Call us on: 0116 289 8888 online_appointment

FAQ’s

How often should I see the dentist?
I need treatment but I do not know which one is the best for me?
Do you have a membership plan?
Is there parking at the practice?
Do you offer emergency care?
I want to complain, what is your complaints procedure?

Why Choose Us?

1dental

High quality treatment in a friendly environment
Forest House delivers high quality care that is clinically effective, safe and delivers a positive experience for all of its patients.
1dental
Dedicated staff
Our dedicated team are always happy to help and advise you during your visit at Forest House. Our team of professionals ensure that they provide the necessary treatment for your oral health.
affordable
Modern Dentistry
We have a cutting edge team of dental professionals who will ensure that you are provided with the ultimate level of customised service and excellent care.
affordable
Practice Plan from 48p a day
Practice Plan helps you and your family budget for dental care, allowing you to smile with confidence as we take care of your dental health.

Our Monthly Top Tip

Looking after your teeth whilst training!

Working out regularly in the gym or at home has its obvious benefits of losing weight and building muscle mass, whilst also lowering your risk for a whole host of medical conditions such as heart disease, stroke, arthritis and many more. It also increases your endorphin production, a hormone that helps manage stress levels. In spite of the countless benefits, it could put your teeth at risk making you more vulnerable to cavities, gum disease and injury.

Here are 3 tips to make sure we keep your teeth safe whilst training!

1. Cut the sweet sports drinks

Many people bring a sports or energy drink to the gym to replenish their nutrition and hydration during a workout, but these can actually increase your risk for cavities and gum disease. Sports drinks are quite high in sugars, which coat your teeth as you sip at them throughout your workout. The bacteria in plaque, the sticky film that can develop over your teeth, consume these sugars and produce acid in return, which decays your enamel and can bring on gingivitis (bleeding gums) if it collects beneath your gums. If your energy or sports drink is at all acidic or carbonated, this further compounds your risk for erosion and risk of sensitivity. In addition, according to recent reports, most of these beverages are not nearly as beneficial for performance or health as they claim to be. If you’re not doing a particularly strenuous or endurance-focused workout, water and a healthy diet (with plenty of calcium, magnesium, and salt) are all you need to replenish your electrolytes and keep your body functioning well.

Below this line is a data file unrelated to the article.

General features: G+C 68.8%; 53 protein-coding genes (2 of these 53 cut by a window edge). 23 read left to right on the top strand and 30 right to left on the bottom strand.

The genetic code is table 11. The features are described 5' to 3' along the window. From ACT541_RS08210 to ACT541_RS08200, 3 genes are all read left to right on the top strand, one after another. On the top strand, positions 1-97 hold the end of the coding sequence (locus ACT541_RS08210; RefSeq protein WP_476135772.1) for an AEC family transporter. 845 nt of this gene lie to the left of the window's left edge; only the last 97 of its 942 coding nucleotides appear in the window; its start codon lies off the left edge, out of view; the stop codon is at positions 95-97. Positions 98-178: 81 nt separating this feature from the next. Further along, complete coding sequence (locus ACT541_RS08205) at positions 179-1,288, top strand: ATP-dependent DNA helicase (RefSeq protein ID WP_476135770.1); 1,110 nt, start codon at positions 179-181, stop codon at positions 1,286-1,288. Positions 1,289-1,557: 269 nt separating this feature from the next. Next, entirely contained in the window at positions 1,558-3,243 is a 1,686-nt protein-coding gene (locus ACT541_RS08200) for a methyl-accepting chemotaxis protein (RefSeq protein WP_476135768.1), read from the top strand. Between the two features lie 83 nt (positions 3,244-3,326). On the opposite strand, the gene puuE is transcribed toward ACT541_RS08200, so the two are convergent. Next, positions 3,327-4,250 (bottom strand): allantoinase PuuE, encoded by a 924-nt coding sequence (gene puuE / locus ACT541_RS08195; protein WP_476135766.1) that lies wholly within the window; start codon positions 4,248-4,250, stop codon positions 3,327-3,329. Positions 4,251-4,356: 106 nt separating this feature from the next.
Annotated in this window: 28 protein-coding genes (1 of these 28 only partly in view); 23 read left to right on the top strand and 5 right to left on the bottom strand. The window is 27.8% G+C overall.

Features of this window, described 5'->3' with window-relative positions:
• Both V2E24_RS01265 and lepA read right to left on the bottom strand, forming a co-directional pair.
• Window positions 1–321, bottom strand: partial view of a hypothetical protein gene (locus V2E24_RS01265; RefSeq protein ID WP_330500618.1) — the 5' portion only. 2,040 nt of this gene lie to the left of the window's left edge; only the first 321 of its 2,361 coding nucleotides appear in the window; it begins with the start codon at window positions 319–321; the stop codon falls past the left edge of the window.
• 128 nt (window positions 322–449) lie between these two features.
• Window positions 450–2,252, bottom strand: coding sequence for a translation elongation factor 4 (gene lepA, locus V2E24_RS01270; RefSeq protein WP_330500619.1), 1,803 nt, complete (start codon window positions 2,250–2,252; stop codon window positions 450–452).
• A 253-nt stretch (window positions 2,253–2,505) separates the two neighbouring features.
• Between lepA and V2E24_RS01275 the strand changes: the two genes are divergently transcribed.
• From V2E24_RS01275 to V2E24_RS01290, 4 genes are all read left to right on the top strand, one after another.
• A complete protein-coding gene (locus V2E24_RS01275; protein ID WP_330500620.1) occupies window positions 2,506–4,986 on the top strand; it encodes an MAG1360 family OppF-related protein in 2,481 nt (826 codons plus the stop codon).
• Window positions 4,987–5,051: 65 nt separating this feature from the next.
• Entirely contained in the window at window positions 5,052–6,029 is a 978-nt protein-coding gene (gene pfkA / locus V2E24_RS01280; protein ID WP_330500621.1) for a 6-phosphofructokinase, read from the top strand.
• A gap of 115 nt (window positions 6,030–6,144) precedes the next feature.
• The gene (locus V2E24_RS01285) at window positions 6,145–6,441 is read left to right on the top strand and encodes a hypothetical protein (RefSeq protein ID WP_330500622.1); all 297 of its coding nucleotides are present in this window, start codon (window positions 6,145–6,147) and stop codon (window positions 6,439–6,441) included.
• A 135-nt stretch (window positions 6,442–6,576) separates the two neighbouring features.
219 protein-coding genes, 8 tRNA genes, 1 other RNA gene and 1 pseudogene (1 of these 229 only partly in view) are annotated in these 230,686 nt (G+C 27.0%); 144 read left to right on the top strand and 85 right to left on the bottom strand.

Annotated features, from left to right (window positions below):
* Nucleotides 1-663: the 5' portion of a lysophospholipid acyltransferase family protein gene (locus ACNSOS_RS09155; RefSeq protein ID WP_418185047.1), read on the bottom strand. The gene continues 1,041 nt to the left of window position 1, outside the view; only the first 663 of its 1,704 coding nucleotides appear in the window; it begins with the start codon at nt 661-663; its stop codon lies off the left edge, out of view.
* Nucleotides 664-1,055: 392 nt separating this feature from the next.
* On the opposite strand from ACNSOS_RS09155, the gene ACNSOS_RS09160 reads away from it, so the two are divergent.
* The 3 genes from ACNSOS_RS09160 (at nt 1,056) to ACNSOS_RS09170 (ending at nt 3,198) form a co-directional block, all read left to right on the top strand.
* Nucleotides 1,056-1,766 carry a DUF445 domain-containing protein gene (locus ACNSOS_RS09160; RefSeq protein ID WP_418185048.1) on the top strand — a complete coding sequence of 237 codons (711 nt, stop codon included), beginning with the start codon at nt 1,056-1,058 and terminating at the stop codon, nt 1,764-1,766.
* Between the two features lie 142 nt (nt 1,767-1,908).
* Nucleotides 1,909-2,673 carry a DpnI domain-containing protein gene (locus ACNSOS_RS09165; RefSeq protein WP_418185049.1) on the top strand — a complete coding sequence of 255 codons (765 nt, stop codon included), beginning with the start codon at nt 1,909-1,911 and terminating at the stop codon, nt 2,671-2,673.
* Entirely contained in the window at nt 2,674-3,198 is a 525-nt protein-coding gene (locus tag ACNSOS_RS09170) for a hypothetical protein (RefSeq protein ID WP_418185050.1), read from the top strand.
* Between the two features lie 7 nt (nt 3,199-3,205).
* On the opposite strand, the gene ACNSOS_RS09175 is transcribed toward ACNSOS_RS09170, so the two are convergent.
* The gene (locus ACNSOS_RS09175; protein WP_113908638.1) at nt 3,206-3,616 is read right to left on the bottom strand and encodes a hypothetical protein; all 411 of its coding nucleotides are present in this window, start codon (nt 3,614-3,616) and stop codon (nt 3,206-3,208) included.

2. Get Plenty of Water

Your saliva is your first line of defence against decay and gum disease. As well as acting as a natural mouthwash, it includes enzymes to break down debris and antibacterial compounds to fight infection. The Scandinavian Journal of Medicine and Science in Sports conducted a study to pinpoint why athletes tend to have oral health issues. Quartz magazine reported on the research, noting that the triathlete participants who trained the most had a higher risk for cavities, likely due to the fact that they “produced less saliva overall” while working out and “had a significantly higher pH” (meaning it was more alkaline) for their spit during activity. While your trip to the gym probably isn’t at quite the intensity level of a triathlon training program, making sure to stay hydrated can help increase saliva flow and help your mouth protect itself!

3. Wear Protective Gear

You likely have sportswear for the rest of your body, but what about your teeth? Especially if you’re new to gym equipment, trying out a new exercise class, or playing a contact sport, it’s important to wear a mouth guard, a plastic device that covers and protects your teeth from potential injury. Trauma to the teeth can be painful and could cause more complicated conditions like an infected pulp (which would require root canal therapy). Cracks or fractures also increase your risk for cavity and gum disease by creating small pockets where bacteria can thrive.

A dentist (like myself) can create a custom-made mouth guard for you to precisely, comfortable cover your teeth and gums. Of course, if you do sustain a dental sports injury, we can help you repair your smile and get back to the gym in no time!

Dr H. Ahmed BChD MJDF (RCS)

Book an appointment